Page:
Arrogance was huge.
 
frmrCapCadet
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Re: Updated: Boeing's Fatal Flaw, former Chief Technical Pilot indicted

Wed Nov 17, 2021 3:28 pm

And always have plausible deniability about anything that can go wrong. Never leave a paper trail. "Did we do something criminal? You gotta prove it beyond reasonable doubt." That, more or less, got me into trouble on this site some time ago. Oh yes, I also mentioned that Boeing seemed not able to make and deliver planes. Plus words to the effect (more or less from the CEO) bragging that Boeing was no longer an engineering company. Did I claim that as a home team rooter I retained the right to be as critical as needed? Guilty!
 
CanukinUSA
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Re: Updated: Boeing's Fatal Flaw, former Chief Technical Pilot indicted

Wed Nov 17, 2021 5:20 pm

The Lion Air Official Aircraft Accident report has been released and is available on the Indonesian Aircraft Accident Investigiation site.
The Ethiopean Accident report has not been released and is a preliminary version only. When the official report will be released is not currently known given the civil war that is going on in Ethiopia right now. Your guess is as good as mine. It was remoured to be released a few months ago but that has not happened.
 
CanukinUSA
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Re: Updated: Boeing's Fatal Flaw, former Chief Technical Pilot indicted

Wed Nov 17, 2021 6:23 pm

Correction: Last sentence should be in previous post: It was rumoured to be released a few months ago but that has not happened.
 
kalvado
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Re: Updated: Boeing's Fatal Flaw, former Chief Technical Pilot indicted

Wed Nov 17, 2021 8:04 pm

CanukinUSA wrote:
The Lion Air Official Aircraft Accident report has been released and is available on the Indonesian Aircraft Accident Investigiation site.
The Ethiopean Accident report has not been released and is a preliminary version only. When the official report will be released is not currently known given the civil war that is going on in Ethiopia right now. Your guess is as good as mine. It was remoured to be released a few months ago but that has not happened.

Do we actually expect anything new from ET report?
Most of events are pretty clear, and problems are acted upon. Any responsibility assignment would be highly political, with ultimate responsibilities pretty much decided by courts.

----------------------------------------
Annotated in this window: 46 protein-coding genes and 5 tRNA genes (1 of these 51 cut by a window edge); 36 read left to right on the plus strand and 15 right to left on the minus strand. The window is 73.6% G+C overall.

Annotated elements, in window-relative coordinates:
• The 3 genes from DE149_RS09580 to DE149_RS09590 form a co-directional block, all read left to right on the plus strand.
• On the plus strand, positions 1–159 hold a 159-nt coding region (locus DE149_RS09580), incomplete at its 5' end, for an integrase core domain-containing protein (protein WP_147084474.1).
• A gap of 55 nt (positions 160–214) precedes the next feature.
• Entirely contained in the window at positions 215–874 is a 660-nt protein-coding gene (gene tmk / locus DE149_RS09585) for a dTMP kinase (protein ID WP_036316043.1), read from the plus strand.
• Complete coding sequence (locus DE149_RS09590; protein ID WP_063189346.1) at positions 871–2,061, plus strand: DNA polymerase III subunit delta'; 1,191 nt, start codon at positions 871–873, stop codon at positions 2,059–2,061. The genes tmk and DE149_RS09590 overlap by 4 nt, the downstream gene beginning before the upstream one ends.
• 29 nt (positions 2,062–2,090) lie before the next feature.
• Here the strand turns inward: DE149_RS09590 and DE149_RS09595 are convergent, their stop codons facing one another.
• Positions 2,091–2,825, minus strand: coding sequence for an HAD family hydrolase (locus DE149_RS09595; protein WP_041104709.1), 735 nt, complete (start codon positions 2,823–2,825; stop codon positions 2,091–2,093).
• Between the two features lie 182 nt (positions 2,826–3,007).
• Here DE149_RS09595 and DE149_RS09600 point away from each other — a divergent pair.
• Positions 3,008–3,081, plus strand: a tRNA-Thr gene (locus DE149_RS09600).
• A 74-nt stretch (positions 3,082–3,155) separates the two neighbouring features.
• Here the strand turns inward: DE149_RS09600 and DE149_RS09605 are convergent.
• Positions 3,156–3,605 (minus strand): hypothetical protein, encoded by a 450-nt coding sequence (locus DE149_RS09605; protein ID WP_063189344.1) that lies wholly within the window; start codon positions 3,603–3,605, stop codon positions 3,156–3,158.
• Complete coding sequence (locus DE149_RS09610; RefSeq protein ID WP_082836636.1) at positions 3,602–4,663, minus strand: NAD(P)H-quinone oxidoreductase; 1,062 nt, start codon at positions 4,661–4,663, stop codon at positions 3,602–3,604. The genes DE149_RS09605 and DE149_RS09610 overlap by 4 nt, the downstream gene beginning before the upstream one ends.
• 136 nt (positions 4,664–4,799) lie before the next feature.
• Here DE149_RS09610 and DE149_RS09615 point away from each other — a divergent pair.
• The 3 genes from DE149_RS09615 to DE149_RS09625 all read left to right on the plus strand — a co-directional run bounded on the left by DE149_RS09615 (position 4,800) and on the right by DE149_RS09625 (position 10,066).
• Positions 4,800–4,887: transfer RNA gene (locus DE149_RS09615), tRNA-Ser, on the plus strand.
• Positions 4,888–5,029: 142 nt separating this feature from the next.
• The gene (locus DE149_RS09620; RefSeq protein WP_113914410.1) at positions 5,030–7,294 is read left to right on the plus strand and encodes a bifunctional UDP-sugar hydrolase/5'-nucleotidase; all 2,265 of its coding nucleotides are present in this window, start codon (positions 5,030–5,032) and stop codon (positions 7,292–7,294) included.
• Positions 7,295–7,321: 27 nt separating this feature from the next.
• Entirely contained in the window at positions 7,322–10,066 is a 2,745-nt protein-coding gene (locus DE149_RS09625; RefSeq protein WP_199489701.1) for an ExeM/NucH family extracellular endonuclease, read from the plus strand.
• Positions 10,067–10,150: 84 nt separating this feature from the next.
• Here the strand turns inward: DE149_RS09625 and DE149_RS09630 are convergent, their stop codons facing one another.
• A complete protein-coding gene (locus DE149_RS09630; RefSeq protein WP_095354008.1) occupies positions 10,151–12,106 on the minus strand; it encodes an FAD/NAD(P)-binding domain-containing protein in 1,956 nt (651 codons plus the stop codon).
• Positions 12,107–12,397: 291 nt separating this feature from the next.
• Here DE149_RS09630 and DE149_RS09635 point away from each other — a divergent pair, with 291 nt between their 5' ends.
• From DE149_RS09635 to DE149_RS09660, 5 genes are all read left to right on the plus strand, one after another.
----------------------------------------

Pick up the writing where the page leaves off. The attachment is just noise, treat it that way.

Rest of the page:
CanukinUSA
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Re: Updated: Boeing's Fatal Flaw, former Chief Technical Pilot indicted

Sat Nov 20, 2021 3:10 am

It appears that the Presentation "Flying Blind:The 737 MAX Tragedy and the Fall of Boeing" may be livestreamed in about 20 minutes on youtube at:
https://www.youtube.com/watch?v=8JB65CUaQ-M
 
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Dalavia
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Re: Updated: Boeing's Fatal Flaw, former Chief Technical Pilot indicted

Sat Nov 20, 2021 11:10 am

CanukinUSA wrote:
It appears that the Presentation "Flying Blind:The 737 MAX Tragedy and the Fall of Boeing" may be livestreamed in about 20 minutes on youtube at:
https://www.youtube.com/watch?v=8JB65CUaQ-M


It was live streamed. I watched it from start to finish. Nothing really new but very interesting nonetheless, with some perceptive insights especially into Boeing’s culture shift (for the worse) over recent decades. It was, of course, designed to promote the launch of the book.

Thank you for the “heads up” that enabled me to tune into it.
 
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Revelation
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Re: Updated: Boeing's Fatal Flaw, former Chief Technical Pilot indicted

Sat Nov 20, 2021 2:37 pm

Dalavia wrote:
It was live streamed. I watched it from start to finish. Nothing really new but very interesting nonetheless, with some perceptive insights especially into Boeing’s culture shift (for the worse) over recent decades. It was, of course, designed to promote the launch of the book.

Just reading the excerpt from Bloomberg (see my earlier post) gave me the same impression.

Here's the part I mean:

Boeing had been a giant of American aviation for a century, but a financial reinvention under Muilenburg turned it into something else—a Wall Street darling. In 2017 it had reported a 67% jump in earnings, to $8.2 billion. Boeing’s share price had almost tripled during Muilenburg’s short tenure, reaching more than $386, and his chief financial officer, Greg Smith, told colleagues in one meeting that it could top $800 or $900 if the company kept doing what had made shareholders happy: raising the dividend, buying back shares, and keeping expenses low.

That’s precisely what some people at Boeing feared, according to hundreds of hours of interviews with current and former employees for the book from which this article is adapted, Flying Blind: The 737 Max Tragedy and the Fall of Boeing. Among themselves, they complained about how a company that had once been ruled by engineers who thumbed their noses at Wall Street now celebrated managers for cost-cutting, co-opted regulators, and pressured suppliers with relentless, Walmart-style tactics to cut their prices.

I get it, there are some companies that are overly indulgent on the tech side and others that are overly focused on the bottom line, and some that manage to strike a balance between rewarding shareholders and investing in the company's future. Boeing has had this run where they are overly focused on rewarding shareholders, and of course, executives, since they pay themselves in shares. It's hard to see them making the changes they need to make under Calhoun. There's very little evidence that he'll do anything but continue the practices he helped shape as a board member during the Muilenburg era.